“Isn’t that an irresponsible thing to do to a story? They said, ‘It’s a big hit, we’re not going to end it here.’ There’s no artistic consideration, just an accounting calculation. What about your honor as a creator?”

More than a few fans shared Yasuhiko’s thoughts at the time. As Yamato sequels continued to be made and the impression of Farewell faded, it was said that it fell into mannerisms that “depicted plenty of emotional self-sacrifice in the characters.” It could be said that Nishizaki’s calculations as a businessman took away the spellbinding power of Farewell’s story.

Yasuhiko broke away from Nishizaki to make his next work, Mobile Suit Gundam, which started airing on TV in 1979. Gundam was another anime that depicted war, but Yasuhiko reflected that “The story is completely different from Yamato.”

What was different?

Part 9: The cold reality depicted by Gundam

Many of the robots that appeared in Mobile Suit Gundam were mass-produced, like tanks and fighters.
© Sotsu/Sunrise

The year after Farewell to Yamato was released, Mobile Suit Gundam began airing on TV, in the spring of 1979. Director Yoshiyuki Tomino revealed that “What I was conscious of in Gundam was ‘crush Yamato’!”

Tomino was seven years younger than Yamato’s producer, Yoshinobu Nishizaki. I was thinking, “Nishizaki’s generation had to embrace the chagrin of defeat, and it can be understood that it was expressed in Yamato. But the obvious reality is that it was a lost cause. A story like Yamato, filled will nostalgia for World War II, is the wrong kind to raise the next generation to judge history accurately.”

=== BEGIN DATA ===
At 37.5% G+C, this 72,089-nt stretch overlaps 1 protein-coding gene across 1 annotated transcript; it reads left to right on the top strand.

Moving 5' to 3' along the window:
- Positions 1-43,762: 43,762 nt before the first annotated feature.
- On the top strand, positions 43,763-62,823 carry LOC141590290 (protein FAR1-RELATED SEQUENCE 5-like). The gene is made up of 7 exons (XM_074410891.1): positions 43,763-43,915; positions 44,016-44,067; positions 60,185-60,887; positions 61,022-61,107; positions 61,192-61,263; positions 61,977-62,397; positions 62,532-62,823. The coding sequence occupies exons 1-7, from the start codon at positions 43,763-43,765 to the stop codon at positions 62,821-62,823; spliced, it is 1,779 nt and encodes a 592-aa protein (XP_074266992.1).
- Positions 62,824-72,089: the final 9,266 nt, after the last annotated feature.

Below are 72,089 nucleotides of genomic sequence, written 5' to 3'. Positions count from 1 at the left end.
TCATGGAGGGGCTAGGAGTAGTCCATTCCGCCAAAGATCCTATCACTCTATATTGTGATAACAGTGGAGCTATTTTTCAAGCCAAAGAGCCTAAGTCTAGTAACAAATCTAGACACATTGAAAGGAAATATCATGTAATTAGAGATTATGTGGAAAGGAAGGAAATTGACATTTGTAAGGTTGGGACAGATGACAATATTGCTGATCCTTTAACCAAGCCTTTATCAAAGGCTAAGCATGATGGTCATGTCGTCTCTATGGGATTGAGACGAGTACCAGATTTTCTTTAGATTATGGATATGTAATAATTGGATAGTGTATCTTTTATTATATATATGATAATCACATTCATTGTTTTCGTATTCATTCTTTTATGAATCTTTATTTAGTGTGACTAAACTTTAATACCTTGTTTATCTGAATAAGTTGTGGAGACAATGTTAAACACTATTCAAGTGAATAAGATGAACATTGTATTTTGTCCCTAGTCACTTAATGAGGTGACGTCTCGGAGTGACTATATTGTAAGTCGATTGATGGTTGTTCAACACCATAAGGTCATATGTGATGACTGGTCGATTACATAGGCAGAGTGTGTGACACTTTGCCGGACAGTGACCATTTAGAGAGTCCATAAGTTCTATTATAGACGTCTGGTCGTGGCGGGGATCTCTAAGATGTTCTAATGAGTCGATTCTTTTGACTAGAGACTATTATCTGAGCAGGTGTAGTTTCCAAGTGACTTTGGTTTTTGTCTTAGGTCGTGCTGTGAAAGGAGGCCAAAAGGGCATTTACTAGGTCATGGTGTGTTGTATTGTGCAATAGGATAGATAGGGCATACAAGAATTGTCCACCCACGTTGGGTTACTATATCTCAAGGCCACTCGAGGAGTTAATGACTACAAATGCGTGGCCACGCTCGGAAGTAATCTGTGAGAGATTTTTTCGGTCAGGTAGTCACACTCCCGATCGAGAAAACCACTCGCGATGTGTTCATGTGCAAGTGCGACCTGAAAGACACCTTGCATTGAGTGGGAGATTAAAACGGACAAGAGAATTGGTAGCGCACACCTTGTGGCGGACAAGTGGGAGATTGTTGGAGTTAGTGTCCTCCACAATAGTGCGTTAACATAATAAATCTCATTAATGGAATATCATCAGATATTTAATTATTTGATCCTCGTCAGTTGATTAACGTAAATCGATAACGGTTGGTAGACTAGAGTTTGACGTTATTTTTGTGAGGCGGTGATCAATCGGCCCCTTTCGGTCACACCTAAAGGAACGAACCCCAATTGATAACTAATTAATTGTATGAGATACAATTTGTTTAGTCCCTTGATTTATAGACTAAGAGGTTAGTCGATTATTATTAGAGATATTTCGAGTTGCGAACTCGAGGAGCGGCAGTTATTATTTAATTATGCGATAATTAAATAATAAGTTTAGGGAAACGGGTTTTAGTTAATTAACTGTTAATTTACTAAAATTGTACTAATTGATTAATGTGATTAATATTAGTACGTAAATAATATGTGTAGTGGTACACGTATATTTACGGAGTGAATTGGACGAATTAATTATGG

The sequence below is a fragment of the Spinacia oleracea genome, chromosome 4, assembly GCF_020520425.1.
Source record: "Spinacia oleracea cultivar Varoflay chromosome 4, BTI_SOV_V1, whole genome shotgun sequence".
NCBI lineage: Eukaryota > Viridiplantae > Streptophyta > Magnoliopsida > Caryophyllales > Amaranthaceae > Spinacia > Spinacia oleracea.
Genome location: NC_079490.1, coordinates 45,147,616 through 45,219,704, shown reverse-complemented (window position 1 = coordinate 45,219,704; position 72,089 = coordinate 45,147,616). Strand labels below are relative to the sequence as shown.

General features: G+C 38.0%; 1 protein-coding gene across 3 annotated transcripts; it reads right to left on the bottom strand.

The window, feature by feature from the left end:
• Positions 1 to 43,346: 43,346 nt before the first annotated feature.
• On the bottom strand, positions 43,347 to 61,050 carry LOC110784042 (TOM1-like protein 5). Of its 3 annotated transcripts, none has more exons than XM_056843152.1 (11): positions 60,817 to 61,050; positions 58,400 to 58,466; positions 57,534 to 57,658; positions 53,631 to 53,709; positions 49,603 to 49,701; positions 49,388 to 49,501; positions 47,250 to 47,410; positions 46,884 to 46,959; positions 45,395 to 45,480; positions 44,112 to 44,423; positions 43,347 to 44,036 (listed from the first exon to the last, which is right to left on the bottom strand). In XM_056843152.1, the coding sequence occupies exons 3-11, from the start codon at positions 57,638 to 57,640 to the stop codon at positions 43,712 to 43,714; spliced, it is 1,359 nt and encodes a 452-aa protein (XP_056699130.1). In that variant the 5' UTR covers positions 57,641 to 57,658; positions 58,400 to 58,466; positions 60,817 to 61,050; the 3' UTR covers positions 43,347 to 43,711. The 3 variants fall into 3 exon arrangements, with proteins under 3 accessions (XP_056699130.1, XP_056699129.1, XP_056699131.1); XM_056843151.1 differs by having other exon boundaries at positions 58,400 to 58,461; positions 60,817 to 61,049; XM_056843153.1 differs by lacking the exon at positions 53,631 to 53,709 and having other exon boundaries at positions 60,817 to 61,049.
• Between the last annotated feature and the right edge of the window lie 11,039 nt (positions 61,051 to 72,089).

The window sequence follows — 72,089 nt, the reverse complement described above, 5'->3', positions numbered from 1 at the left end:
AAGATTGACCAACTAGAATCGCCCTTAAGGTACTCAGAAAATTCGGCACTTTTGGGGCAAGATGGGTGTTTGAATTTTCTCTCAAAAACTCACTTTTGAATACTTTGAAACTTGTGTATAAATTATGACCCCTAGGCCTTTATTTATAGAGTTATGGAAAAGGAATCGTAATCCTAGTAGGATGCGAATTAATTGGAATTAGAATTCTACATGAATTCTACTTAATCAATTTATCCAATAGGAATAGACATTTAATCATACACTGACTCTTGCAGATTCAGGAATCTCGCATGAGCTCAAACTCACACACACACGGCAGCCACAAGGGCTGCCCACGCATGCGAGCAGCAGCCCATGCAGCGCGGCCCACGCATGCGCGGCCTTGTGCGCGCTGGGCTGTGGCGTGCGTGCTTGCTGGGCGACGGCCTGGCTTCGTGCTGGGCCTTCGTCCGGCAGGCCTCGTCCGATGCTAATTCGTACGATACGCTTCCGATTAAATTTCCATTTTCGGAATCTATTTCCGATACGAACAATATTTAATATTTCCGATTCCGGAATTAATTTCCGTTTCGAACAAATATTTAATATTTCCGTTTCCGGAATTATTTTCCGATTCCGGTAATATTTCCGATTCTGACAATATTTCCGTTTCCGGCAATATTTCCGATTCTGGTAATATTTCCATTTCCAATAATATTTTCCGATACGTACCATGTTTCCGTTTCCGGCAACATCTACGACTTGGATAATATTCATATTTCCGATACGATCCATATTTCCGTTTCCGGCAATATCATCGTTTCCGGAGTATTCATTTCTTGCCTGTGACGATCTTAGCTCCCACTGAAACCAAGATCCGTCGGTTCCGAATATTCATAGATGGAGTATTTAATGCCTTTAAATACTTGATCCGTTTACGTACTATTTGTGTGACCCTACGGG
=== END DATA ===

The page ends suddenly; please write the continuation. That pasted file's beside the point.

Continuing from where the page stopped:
In Gundam, a space colony calling itself the Principality of Zeon claims that “the people living in space must be released from the tyranny of the Earth Federation,” and they cause a war. It is clearly conscious of Japan’s fight to “free Asia from Western colonial rule.”

However, the nation of Zeon has only 1/30 the strength of the Earth Federation. They achieve overwhelming victory through surprise attacks but this gradually erodes as the war is prolonged and they are eventually defeated. It could be said that Yamato depicts the dream of “Japan on the verge of defeat, reversing it with one shot,” but Gundam traces the progress of the Pacific War with cold reality: “Victory or defeat in war is decided by the difference in resources, not love and justice.”

I touched on this last time, but Yasuhiko Yoshikazu left the production site of Yamato to become an animation director on Gundam because he was fascinated by the intent of the story and said, “I want to draw a world of diverse people.”

Not many civilians appear in Yamato, but Gundam depicted a mother and child who burst into tears at the sight of their hometown, which was reduced to ruins by the war. A war orphan girl becomes a military spy to feed her younger brother and sister, and loses her life. The goal was to create a group drama showing how people work hard to survive, soldiers and civilians alike.

In the first Yamato, Japan’s conflict over the war was graphically expressed as “Japan as both the perpetrator and the victim of the fight.” On the other hand, Gundam pushes these internal conflicts aside, perhaps in an attempt to turn people’s eyes toward the harsh realities of war.

Art critic Yohei Kurose’s evaluation is, “The first Yamato begat Gundam to progressively inherit the issue of how to overcome the trauma of war.”

After World War II, war was often regarded as a taboo subject for art. Tsuguharu Foujita, a painter who represented Japan just after the defeat, was denounced for drawing war images and left Japan after he was drummed out of painting circles. Afterward, it was difficult to create art without being conscious of social and ideological conflicts about the war.